connected to song lyrics
Rodney Matthews: Magnum, Sleepwalking
And looking through the gallery
of work you've published on your web site, Rodney, I think it's fair to suggest
that all of your work has a sci-fi / fantasy feel to it. Have you done record
covers in different styles – say classical, cartoon, photographic, pure
Some of my early work varied
from my current mainstream style. I have used photographs, cartoons and
portraits but not for many years. Check out the book Countdown To Millennium.
Mattias Norén : Sonic Debris, Velvet Thorns
Other than your own work,
what's your favorite CD cover of all time?
I always liked an album cover for Beaver And Krause called
All Good Men.
Uriah Heep, illustrated by Les Edwards.
That's a tough question. There are many. Probably King
Diamond – Abigail.
Moody Blues – In Search Of The Lost Chord.
I have to say Hugh Syme's cover for Rush Roll The
We actually tried to get Hugh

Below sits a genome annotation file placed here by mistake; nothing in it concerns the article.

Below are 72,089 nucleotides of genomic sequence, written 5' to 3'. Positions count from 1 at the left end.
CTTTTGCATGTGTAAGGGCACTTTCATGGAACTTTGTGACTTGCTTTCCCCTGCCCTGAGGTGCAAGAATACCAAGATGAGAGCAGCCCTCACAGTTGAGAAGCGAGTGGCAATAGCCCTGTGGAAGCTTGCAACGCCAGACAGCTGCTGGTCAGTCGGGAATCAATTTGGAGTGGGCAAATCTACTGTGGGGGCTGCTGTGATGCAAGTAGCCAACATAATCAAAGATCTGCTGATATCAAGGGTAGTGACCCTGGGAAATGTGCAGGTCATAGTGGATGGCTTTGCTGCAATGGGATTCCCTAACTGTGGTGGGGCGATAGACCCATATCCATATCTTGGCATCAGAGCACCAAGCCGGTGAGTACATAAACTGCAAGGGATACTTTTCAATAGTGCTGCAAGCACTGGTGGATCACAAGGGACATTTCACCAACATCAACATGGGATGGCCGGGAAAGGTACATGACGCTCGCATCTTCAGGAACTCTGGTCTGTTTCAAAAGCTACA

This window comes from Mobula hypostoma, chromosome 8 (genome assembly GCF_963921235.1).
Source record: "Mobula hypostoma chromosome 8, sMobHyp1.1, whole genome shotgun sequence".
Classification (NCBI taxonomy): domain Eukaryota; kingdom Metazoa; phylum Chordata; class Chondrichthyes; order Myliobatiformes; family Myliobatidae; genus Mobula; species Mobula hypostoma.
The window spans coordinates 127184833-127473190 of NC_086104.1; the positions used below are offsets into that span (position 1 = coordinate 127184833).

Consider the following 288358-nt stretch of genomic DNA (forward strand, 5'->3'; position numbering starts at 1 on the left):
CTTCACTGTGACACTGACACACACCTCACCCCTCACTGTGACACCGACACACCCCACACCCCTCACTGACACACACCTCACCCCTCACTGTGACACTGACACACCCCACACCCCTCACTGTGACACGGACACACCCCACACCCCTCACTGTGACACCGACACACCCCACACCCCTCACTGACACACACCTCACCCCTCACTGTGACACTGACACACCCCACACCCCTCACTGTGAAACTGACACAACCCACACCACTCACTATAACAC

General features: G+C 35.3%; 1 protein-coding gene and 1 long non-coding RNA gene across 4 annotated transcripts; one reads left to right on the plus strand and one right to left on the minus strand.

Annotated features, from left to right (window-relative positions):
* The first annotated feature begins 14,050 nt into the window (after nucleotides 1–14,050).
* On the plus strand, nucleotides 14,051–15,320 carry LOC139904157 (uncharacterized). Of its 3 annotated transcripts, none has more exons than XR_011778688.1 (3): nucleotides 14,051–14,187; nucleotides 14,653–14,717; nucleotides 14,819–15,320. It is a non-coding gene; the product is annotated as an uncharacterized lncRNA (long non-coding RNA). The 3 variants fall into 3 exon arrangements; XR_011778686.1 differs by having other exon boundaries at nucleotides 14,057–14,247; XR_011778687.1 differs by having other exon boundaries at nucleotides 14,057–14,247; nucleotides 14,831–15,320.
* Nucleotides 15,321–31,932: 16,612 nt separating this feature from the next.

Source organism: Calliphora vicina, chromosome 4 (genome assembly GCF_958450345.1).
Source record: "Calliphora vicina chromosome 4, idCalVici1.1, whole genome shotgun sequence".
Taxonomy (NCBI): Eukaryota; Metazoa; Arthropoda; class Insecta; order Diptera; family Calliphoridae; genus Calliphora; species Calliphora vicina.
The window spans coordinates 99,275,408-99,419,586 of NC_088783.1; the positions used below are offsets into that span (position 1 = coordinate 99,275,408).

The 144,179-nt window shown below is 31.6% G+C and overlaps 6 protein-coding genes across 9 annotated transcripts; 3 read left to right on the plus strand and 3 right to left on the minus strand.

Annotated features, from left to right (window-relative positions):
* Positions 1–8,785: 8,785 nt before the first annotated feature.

to join us in this interview, but didn't manage. Final question: You've each
produced a very substantial body of work to date. I know it's a bit like asking
which is your favorite child … but which single record cover is your personal
I'm not sure that I can pick only one, but if I can only say one then
Terria. And Katatonia.
for the folk band of the same name.
I like The Fool the best out of
all my work actually. It wasn't for a CD cover, it was a private commission.
It's impossible to just pick one, but Sonic Debris – Velvet Thorns
is one that I always have ranked high. The Jag Panzer artwork is another
favorite at the moment.
It is Gun Barrel, Battle
Tested, because I didn't use airbrush.
was a close blood brother to Script For A Jester's Tear, which I have to
say is perhaps still my favorite of any of my official album covers. It tells a
story, and that is all I ever wanted to do really – illustrate stories to
accompany the music … that's it, nothing more.
Well we'd like to thank you
very much for the time and thought you've put into this discussion. I really
hope it helps to raise peoples' awareness of the other art that is such
an integral part of every CDs we buy. Take Care!
The images in this article
have been reproduced with permission
The lead picture of the dragon
sculpture and Rhapsody's cover art is by Marc Klinnert
All Images are by protected
Contact the artists for
details of copyright ownership
Unauthorized distribution of
these images or any part thereof by any means is prohibited.